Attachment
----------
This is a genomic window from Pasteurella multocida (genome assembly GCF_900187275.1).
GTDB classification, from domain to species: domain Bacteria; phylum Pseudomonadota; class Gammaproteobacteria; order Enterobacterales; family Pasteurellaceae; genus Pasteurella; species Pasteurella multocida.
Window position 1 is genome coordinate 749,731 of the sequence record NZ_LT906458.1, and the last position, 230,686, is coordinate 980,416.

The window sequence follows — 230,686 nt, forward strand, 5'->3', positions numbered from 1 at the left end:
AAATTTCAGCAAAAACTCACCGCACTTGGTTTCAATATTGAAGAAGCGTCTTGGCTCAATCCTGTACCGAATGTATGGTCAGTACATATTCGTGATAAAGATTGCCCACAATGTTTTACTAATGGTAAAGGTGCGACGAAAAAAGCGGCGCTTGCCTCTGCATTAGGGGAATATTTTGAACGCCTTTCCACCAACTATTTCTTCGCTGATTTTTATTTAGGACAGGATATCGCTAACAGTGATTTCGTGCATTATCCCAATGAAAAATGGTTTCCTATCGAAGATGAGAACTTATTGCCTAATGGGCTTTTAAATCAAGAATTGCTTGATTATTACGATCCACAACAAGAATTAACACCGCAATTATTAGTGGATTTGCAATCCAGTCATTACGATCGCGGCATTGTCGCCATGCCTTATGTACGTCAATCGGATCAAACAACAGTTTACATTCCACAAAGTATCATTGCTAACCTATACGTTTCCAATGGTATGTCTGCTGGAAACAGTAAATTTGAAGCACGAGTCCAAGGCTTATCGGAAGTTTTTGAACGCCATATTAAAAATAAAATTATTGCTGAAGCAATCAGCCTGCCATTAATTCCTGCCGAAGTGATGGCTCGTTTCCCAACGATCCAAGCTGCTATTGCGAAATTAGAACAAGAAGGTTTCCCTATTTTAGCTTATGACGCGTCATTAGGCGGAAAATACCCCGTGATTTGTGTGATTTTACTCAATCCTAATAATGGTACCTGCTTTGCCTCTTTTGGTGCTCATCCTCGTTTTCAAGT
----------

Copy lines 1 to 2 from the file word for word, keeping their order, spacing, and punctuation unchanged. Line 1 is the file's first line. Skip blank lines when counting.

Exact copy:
This is a genomic window from Pasteurella multocida (genome assembly GCF_900187275.1).
GTDB classification, from domain to species: domain Bacteria; phylum Pseudomonadota; class Gammaproteobacteria; order Enterobacterales; family Pasteurellaceae; genus Pasteurella; species Pasteurella multocida.